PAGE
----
CNN's Romans Bashes Economy with Unbalanced Story
CNNâ€™s Lou Dobbs and correspondent Christine Romans told their September 6 audience the American Dream is dying, citing the liberal Economic Policy Institute (EPI) to make that case, even though numerous studies â€“ including a previous one by EPI â€“ tell a different story.
Whatâ€™s more, Romans attempted to portray the new EPI study as confirmation of the worst fears of a woman she interviewed on the street. But viewers were left in the dark that the Boston area woman, Abby Subak, used to do fundraising for Ralph Naderâ€™s Public Interest Research Group (PIRG), a pro-regulation group frequently critical of business.
Channeling his best prophet-of-doom bombast, Dobbs preached that although the â€śUnited States has long been the land of opportunity,â€ť successful achievement of the American Dream â€śin this country could become a relic of our past.â€ť
â€śNow more than ever before, the chances that the next generation of Americans will do better than the last are quickly, quickly disappearing,â€ť he concluded.
Romans led with a human interest angle: â€śAbby Subak is a mother of two from Boston.â€ť
â€śFor my kids, I am nervous,â€ť Subak lamented. â€śI don't know if it's a given they'll be able to achieve their American Dream.â€ť That cued Romans to point to a study by the liberal Economic Policy Institute (EPI) to back up Subakâ€™s fears.
So, did Romans just run into Subak while on a stroll through Boston Common?
A Web search for Subak found she once worked for the Fund For Public Interest Research (FFPIR), the fundraising arm of liberal activist Ralph Naderâ€™s Public Interest Research Group (PIRG).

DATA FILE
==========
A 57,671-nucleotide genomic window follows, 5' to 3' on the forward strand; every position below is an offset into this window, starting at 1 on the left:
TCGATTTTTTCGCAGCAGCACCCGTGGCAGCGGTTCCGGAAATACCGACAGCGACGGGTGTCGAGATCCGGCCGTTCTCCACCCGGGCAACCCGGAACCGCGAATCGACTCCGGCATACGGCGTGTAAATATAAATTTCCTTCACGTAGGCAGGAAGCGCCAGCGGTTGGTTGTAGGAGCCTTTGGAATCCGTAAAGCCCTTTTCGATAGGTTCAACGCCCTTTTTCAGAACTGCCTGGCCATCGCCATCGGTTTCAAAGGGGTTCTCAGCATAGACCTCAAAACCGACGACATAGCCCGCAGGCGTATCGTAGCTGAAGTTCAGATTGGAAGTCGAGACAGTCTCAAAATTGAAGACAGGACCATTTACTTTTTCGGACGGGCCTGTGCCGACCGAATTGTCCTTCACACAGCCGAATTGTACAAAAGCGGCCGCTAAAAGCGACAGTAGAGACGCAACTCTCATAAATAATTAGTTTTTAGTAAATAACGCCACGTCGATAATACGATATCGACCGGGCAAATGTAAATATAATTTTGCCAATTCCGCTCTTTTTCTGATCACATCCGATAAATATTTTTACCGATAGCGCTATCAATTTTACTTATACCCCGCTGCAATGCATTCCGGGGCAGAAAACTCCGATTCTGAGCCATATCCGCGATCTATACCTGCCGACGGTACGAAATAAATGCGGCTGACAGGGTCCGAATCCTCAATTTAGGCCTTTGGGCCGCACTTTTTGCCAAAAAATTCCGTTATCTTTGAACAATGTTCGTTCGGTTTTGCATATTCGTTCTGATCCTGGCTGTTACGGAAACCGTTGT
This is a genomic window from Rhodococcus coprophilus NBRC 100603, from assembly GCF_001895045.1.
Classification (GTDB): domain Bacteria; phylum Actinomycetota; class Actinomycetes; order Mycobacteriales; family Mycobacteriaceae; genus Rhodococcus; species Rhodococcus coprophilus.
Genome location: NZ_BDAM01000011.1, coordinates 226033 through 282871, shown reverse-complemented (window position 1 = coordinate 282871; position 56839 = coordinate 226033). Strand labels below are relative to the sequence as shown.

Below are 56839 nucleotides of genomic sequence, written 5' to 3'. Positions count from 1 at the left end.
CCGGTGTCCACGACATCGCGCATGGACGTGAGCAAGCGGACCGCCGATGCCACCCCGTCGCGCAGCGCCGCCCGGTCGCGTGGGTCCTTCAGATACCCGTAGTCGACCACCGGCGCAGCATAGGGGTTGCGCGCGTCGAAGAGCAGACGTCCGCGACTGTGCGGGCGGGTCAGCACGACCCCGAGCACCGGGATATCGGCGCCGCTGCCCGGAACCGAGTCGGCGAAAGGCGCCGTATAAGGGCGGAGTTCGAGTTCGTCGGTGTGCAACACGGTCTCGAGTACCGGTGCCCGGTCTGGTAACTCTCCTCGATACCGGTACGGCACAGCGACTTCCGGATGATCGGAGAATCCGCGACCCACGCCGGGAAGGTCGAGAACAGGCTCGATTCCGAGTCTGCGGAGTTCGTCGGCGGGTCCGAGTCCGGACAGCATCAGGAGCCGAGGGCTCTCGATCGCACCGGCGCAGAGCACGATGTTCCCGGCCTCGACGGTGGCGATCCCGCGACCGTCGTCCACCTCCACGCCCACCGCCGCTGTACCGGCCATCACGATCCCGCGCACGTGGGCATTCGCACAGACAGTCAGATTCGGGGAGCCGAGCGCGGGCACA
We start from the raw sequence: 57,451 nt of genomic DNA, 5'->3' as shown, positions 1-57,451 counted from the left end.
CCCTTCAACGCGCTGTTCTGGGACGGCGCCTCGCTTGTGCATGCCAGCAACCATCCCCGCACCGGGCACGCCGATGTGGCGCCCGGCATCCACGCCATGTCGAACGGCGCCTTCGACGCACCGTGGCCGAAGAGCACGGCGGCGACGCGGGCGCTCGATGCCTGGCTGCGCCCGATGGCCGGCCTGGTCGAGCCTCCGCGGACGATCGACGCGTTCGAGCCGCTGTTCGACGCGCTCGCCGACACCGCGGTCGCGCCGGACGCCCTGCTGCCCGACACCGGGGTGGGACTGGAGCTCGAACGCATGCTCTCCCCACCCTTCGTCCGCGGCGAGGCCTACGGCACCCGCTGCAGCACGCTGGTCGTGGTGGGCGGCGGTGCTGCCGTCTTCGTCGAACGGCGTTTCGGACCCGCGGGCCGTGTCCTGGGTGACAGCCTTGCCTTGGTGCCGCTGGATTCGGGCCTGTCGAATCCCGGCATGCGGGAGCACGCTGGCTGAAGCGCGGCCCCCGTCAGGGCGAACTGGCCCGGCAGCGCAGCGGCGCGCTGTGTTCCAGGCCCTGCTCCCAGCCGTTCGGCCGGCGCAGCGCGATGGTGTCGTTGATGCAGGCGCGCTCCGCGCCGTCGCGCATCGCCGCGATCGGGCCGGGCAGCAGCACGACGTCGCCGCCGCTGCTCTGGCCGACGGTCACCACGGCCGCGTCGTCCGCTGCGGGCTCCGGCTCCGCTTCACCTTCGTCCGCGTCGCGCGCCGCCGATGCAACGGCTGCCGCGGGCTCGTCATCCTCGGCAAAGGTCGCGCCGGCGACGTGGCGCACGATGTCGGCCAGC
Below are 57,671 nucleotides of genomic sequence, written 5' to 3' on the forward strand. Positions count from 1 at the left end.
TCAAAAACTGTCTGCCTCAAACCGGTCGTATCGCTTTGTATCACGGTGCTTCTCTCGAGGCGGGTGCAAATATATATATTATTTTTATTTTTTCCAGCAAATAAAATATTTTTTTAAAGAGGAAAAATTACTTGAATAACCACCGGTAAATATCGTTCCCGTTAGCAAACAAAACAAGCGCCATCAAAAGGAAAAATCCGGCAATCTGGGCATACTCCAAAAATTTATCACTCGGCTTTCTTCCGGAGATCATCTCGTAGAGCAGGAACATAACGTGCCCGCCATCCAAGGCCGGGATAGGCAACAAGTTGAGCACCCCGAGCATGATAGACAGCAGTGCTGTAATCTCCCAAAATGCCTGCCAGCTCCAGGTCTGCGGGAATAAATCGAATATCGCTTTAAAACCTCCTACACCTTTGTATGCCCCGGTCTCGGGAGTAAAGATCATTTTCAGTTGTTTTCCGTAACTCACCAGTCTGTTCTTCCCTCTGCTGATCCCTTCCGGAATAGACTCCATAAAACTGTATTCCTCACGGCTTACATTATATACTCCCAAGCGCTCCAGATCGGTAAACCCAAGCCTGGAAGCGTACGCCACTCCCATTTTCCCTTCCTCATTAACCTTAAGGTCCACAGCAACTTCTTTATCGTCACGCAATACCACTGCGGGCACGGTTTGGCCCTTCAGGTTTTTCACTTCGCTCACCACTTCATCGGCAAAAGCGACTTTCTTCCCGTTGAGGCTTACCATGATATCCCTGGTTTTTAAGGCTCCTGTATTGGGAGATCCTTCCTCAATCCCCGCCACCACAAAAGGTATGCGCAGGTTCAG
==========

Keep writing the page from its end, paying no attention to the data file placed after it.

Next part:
Subak confirmed to BMI that in fact she was the woman featured in Romansâ€™ piece.
After showing Subakâ€™s gloomy prediction, Romans insisted that â€śshe may be right,â€ť pointing to the â€śthink tank, the Economic Policy Instituteâ€ť which â€śfinds it would take a poor couple with two children nine or 10 generations to achieve middle class status. That's about 200 years.â€ť
Aside from EPI, Romans turned to University of Maryland economist Peter Morici for comment. â€śIf you look at the mechanisms for upward mobility that were so readily available 50 years ago, 25 years ago, they are becoming further out of reach,â€ť he claimed.
But as the Business & Media Institute has documented previously, Morici leans to the left on economic policy. For instance, on the February 26 â€śNightly Newsâ€ť on NBC, Morici advocated a â€śuniversal approach to providing health care for low-wage workers.â€ť
Romans did give air time to one dissenting viewpoint: The Heritage Foundationâ€™s Bill Beach, who argued that most of oneâ€™s socioeconomic status depends on personal effort, not family background.
Scoffing that Beach â€śsides with those who believe this economy is creating opportunities for everyone,â€ť Romans told her audience Beachâ€™s arguments were â€ślittle consolation for the millions of people who find themselves below the poverty line.â€ť
Yet a 2001 review by Heritageâ€™s D. Mark Wilson of data from five separate studies, including one from EPI, confirmed Beachâ€™s argument. According to a 2000 study by EPI, â€śalmost 60 percent of Americans in the lowest income quintile in 1969 were in a higher quintile in 1996â€ť while â€śover 61 percent in the highest income quintile had moved down into a lower income quintile during the same period.â€ť